• Use the speech translation option to practise pronunciation and simultaneously correct spelling as the uttered word/phrase is displayed immediately. The technique would be useful especially with certain foreign scripts, such as Japanese, Russian, Arabic to mention a few.


available on the app store resized get it on google play resized

Google Translate is also available on your computer via the Google Translate website

Activity 1 – Instant Translation with Camera

We’ll assume we are in a Russian supermarket with food products stacked on the shelf.  Find some lunch by using the instant translation feature:

  1. Download the app
  2. Open Google Translate
  3. Select Russian as the language by tapping the blue strip
  4. Tap the camera icon and point the camera at the tins of food below (ensure the eye icon is ‘on’)
  5. See how the translation appears automatically – what’s in the tins?









Activity 2 – Instant Typing Translation

Imagine you’ve just received an email from an Italian colleague who says “Le 12 app natalizie: un divertente calendario dell’avvento”.  Use Google Translate to find out what it means:

  1. Go back to the Google Translate home page (tap the arrow, top left)
  2. Select Italian as the language by tapping the blue strip
  3. Start typing where it prompts you with Touch to type.  Alternatively, you could also use your finger or stylus to write by changing the writing mode using the scribble icon  Scribble.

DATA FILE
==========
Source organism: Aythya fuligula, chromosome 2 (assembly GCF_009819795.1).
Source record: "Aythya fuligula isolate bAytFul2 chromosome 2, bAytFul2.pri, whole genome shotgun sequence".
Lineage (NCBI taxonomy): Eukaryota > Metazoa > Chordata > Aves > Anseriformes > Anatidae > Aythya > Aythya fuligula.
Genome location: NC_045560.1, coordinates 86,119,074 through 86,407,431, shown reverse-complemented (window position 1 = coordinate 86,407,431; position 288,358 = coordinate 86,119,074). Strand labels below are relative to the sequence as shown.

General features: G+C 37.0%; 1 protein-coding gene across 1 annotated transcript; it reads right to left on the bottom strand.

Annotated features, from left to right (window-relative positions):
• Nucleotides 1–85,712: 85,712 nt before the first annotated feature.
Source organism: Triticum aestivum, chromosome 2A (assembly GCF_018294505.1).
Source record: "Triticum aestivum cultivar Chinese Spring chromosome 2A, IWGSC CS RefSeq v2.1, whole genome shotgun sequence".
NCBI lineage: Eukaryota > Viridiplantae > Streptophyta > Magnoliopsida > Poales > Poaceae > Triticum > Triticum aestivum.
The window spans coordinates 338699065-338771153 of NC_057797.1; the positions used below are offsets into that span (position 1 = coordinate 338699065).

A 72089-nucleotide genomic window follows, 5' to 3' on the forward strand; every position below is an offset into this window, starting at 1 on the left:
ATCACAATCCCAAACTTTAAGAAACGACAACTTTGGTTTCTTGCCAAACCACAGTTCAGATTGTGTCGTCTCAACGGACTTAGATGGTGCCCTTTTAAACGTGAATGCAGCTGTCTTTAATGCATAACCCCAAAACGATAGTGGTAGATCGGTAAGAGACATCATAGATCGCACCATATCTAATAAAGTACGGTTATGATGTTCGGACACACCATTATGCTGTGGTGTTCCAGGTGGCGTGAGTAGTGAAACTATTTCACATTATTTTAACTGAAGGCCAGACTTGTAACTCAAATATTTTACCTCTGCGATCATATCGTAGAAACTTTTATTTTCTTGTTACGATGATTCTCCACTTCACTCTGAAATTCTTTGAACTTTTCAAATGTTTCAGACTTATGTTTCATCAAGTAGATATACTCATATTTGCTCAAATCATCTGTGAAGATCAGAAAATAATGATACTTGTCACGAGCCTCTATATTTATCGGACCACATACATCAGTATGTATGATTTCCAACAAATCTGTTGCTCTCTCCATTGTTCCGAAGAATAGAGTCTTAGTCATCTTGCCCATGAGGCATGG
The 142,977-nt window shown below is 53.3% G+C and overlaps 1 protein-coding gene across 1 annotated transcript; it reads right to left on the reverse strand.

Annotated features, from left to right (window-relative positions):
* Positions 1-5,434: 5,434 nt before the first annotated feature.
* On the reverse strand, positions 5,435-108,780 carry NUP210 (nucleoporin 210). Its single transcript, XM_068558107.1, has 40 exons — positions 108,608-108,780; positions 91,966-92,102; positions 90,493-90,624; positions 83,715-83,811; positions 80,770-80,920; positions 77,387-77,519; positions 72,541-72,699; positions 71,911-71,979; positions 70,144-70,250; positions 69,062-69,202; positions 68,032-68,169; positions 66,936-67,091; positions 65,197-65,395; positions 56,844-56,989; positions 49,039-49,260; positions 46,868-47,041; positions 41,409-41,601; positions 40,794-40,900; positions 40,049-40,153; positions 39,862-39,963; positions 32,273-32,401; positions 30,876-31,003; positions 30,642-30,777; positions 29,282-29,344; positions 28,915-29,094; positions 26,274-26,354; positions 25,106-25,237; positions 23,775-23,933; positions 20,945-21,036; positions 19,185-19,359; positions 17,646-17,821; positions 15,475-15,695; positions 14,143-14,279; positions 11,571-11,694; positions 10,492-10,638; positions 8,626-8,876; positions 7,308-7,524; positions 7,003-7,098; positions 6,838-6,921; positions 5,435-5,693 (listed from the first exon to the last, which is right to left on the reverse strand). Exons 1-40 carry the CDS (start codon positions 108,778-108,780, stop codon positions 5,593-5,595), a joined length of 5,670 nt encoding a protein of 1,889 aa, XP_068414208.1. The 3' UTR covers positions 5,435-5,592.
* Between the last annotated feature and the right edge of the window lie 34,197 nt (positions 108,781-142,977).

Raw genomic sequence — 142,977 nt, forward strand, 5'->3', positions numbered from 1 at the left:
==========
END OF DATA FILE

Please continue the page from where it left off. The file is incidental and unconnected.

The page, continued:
4. Type in the following sentence: Le 12 app natalizie: un divertente calendario dell’avvento.  
  5. The text should be translated.

Finally, seeing as it’s nearly Christmas, here is a greeting from Russia for you!


What do you think?

Is this app useful for you? How do you use it? Do you know of an app that does the same thing but better? Any tips for us? Share your ideas by leaving a reply below, or tweet us @UWL12apps or use the hashtag #UWL12apps


Joe Written by Joe Turi, Digital Materials Developer, University of West London

Joe develops digital learning materials and resources that are mainly delivered through the VLE Blackboard. He specialises in the creation of materials using the rapid authoring tools Xerte and Articulate Storyline and also provides assistance to staff with their VLE development needs.

Creative Commons Licence 12 Apps of Christmas by the University of West London is licensed under a Creative Commons Attribution-NonCommercial-ShareAlike 4.0 International License.